When John was five and Kate seven, I read a bit of this ballad to them each night. We read the old English and we read the side notes and then we talked about what it meant. I took us a few nights to get through it. For those few days, we were immersed in it. Kate and John had never heard of, let alone seen, an albatross. 

Fast forward some 10 years and...this past February, we received a group text, with a photo (above), from my parents who were in Hawaii for the winter. They were hiking in a bird sanctuary and took this photo of an albatross! We thought it was SO cool.

Fast forward again to a morning last week when Kate and I went out for coffee. We sat at a sidewalk table and wrote and read and talked about what we're writing and reading and watching. Katie was telling me about a David Attenborough program she recently watched, Life Story (season 1, episode 1: First Steps), that features a segment on albatrosses. They are fascinating birds whose life cycles mimic human life cycles in many ways. They can live up to 60 years, mate for life, often wait to have chicks until they are 20 years old and then have one every two years or so. (the chicks are funny little puffs of white feathers...look up an'll make you smile!) One type of albatross has the longest wing span of any bird species at 10 feet! I was amazed to learn that albatrosses have lived for millions of years before humans even existed.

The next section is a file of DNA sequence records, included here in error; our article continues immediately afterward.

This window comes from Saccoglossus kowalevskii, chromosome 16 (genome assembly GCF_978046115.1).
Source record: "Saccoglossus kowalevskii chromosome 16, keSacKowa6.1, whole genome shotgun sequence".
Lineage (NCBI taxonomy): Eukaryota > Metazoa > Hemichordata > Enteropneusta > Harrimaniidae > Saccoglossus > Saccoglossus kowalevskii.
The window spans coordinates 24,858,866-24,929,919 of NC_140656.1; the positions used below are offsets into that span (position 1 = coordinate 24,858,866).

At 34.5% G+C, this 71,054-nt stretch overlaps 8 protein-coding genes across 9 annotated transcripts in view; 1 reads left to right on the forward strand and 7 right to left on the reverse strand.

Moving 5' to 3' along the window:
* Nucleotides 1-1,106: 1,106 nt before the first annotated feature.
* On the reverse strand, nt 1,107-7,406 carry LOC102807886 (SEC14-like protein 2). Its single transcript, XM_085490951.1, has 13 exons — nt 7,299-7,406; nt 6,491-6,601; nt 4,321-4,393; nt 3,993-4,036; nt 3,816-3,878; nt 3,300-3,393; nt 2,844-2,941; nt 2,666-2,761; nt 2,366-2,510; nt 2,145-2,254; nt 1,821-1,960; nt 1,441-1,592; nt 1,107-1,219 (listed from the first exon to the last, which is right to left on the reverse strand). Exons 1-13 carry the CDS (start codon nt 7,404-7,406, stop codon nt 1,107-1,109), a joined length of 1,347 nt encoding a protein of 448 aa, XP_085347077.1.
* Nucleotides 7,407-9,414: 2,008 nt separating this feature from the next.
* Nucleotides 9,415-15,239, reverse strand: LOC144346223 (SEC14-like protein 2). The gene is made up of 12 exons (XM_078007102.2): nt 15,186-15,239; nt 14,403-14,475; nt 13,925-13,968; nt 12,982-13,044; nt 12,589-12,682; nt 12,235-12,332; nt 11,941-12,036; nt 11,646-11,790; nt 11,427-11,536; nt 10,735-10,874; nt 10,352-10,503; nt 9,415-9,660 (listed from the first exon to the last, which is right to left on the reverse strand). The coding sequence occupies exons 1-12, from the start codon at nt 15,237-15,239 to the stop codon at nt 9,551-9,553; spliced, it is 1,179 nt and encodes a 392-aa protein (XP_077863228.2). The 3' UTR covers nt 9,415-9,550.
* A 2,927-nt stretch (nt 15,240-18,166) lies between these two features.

There are many superstitions regarding albatross and literature is full of references to the albatross. The most well known is probably Coleridge's poem  The Rime of the Ancient Mariner. Sailors' legends source the bird as a carrier of dead sailors' souls and, therefore, an albatross sighting is a good omen (thought to mean that the passing sailor is protecting the current voyage) and the bird's death a curse. So, when a sailor in Coleridge's poem kills an albatross which has been following the ship, his crew mates condemn him to wear the large dead bird around his neck in an unsuccessful attempt to escape the curse.